ENGL 1260 Introduction to Women’s Literature

About the Course

This course introduces literature by women in England and America. Covers both poetry and fiction and varying historical periods. Acquaints students with the contribution of women writers to the English literary tradition and investigates the nature of this contribution. Same as WMST 1260. Approved for arts and sciences core curriculum: human diversity.

This course begins by asking the question “What is Women’s Literature?” and proceeds through a variety of readings in an attempt to expose you to the gamut of women’s lives and concerns as represented in literature. Over the course of this class, you will familiarize yourself with the writing of women from a variety of genres (poetry, fiction & nonfiction), and will examine how these works voice similar or differing concerns depending on the writers’ race, class, and sexual orientation. This class will also examine the changing perspectives (or not) of women writers from the 19th century to present day. To this end, you will be reading selections focused around a theme or idea represented in women’s literature from different historical periods.


  1. Students will demonstrate the ability to define women’s literature and appreciate its place in the canon.
  2. Students will be expected to demonstrate understanding of course concepts and themes, such as ideas regarding different kinds of place, landscape, identity, silence etc.
  3. Students will be expected to demonstrate the ability to analyze literature and write proficient argumentative analytic essays.
  4. Students will be expected to demonstrate the ability to properly cite texts using MLA guidelines.

Grade Breakdown

1. Analytic Response Papers (2-3 pages, or 300-600 words) – 33.3% of Final Grade

The guidelines for these critical responses are in the syllabus.

2. Final Project – 33.3% of Final Grade – For the final project, you will investigate some form of women’s art (novel & literary reading, play & performance, or dance, or film) and write a report which both reviews the work and examines how its thematic concerns compare to some of the concerns focused on over the course of the class. All project proposals must be submitted in writing and approved by me (See unit 6). The final project is 8-10 pages in length.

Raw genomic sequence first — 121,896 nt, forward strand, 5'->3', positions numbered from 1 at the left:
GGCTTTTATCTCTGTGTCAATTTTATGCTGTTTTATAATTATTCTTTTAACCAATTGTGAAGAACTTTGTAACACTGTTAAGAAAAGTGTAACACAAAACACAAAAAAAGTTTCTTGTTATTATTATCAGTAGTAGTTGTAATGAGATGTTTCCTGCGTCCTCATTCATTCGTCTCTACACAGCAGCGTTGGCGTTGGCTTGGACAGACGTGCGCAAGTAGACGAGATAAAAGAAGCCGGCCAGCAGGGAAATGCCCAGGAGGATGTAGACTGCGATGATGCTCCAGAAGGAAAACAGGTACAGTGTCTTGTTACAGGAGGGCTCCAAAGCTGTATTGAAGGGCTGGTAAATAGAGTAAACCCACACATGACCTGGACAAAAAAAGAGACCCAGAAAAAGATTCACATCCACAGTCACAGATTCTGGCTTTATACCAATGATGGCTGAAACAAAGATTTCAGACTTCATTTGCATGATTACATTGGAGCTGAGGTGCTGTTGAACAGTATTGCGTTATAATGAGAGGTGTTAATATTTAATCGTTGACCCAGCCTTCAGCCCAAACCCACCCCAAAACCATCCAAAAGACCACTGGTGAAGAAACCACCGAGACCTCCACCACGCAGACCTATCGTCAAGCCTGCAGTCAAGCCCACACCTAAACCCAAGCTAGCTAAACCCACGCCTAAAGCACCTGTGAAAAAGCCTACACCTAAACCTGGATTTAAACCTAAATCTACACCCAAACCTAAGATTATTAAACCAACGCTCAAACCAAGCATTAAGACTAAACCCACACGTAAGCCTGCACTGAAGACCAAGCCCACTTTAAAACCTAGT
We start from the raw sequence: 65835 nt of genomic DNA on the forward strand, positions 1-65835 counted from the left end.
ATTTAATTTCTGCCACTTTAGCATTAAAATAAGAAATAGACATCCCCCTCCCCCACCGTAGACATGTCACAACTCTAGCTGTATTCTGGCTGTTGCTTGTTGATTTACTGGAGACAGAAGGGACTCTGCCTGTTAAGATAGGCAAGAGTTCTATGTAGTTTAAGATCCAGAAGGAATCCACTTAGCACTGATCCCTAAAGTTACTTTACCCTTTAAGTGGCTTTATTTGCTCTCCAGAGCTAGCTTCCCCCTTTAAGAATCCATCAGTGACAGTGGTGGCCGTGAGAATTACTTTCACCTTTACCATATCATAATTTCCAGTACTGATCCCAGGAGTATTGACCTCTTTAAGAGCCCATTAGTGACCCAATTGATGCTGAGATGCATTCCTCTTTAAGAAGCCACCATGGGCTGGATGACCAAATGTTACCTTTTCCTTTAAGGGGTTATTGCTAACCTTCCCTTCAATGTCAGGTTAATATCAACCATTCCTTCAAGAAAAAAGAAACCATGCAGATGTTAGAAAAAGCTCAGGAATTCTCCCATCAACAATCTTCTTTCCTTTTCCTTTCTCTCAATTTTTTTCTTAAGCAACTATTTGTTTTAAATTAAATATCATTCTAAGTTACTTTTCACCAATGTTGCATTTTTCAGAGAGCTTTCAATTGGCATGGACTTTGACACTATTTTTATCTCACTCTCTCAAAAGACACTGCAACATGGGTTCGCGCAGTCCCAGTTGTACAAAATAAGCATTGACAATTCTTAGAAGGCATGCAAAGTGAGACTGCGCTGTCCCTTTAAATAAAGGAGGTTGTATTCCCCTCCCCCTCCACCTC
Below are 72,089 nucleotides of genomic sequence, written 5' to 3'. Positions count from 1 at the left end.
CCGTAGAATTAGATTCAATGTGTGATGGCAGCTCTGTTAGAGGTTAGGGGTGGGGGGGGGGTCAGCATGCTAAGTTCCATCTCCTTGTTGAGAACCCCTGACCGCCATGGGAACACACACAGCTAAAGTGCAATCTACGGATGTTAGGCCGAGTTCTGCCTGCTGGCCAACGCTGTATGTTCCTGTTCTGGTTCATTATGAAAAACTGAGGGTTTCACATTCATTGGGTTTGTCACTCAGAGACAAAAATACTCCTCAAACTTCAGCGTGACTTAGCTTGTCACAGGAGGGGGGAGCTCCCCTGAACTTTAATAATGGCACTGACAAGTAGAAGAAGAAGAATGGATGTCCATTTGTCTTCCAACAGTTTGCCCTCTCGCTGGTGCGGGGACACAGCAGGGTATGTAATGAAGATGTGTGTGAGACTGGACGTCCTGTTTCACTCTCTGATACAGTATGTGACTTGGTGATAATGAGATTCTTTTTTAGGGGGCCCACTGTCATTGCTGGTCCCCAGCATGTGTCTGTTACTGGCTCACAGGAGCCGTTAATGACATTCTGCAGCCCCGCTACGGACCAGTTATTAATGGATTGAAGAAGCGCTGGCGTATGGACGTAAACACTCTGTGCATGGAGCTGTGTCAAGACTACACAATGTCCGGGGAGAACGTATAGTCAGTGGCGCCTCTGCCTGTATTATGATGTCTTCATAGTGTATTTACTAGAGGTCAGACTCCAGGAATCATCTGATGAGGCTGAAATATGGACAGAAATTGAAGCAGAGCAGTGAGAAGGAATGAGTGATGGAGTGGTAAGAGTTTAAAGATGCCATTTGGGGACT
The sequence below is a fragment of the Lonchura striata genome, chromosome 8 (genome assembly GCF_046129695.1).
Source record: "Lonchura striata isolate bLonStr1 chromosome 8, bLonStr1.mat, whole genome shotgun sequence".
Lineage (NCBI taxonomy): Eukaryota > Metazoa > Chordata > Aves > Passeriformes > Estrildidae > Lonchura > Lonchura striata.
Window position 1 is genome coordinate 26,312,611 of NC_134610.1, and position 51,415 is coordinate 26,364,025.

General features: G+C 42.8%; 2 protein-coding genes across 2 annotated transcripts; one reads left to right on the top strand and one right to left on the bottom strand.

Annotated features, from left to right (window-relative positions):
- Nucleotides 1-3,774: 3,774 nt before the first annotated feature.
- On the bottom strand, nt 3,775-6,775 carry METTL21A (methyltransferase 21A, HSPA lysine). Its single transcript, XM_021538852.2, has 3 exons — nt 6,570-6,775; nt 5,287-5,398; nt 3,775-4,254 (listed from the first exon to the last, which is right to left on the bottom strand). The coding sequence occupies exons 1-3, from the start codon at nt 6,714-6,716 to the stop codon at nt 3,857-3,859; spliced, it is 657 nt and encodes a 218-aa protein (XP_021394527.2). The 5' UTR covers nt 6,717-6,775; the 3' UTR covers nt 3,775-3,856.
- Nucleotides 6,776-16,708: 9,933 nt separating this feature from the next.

3. Other Course Requirements – 33.3% of Final Grade
(Unit Questions, Formal Final Project Proposal, Informal Responses)

Required Text

  1. The Norton Anthology of Literature by Women, The Traditions in English, 3rd Edition edited by Gilbert & Gubar ( 2007, 2 volume set).
  • Publisher: W. W. Norton
  • ISBN 978-0-393-93015-3
  1. Their Eyes Were Watching God by Zora Neale Hurston (May 30, 2006)
  • Publisher: Harper Perennial Modern Classics
  • ISBN: 978-0061120060

Recommended Texts:

  1. MLA Handbook for Writers of Research Papers, 7th Edition. (March 9, 2009)
  • Publisher: Modern Language Association of America
  • ISBN: 978-1603290241

Instructor Contact

I received my PhD in English Literature and Creative Writing from the University of Wisconsin – Milwaukee and have been teaching literature and writing for over 18 years. I also have a MA and BA from the University of Colorado Boulder. Currently, I teach film and literature at CU and writing at Front Range. My students tend to think I’m tough, but enthusiastic and passionate about literature and writing and they like the energy I bring to the material. My work has won several teaching awards.

I am also a published poet, essayist and fiction writer, and a lifelong westerner with an interest in landscape and place. My specialties include Literature of the American West and American Indian Literature. Finally, I’m the former Editor-in-Chief of The Cream City Review, and I live in a little cabin in the woods above Jamestown.

Email: Karen.Auvinen@colorado.edu

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Monday – Friday
8:00am to 5:00pm


We are located at the corner of University Avenue and 15th Street in a white brick building.


1505 University Avenue
University of Colorado Boulder
178 UCB
Boulder, Colorado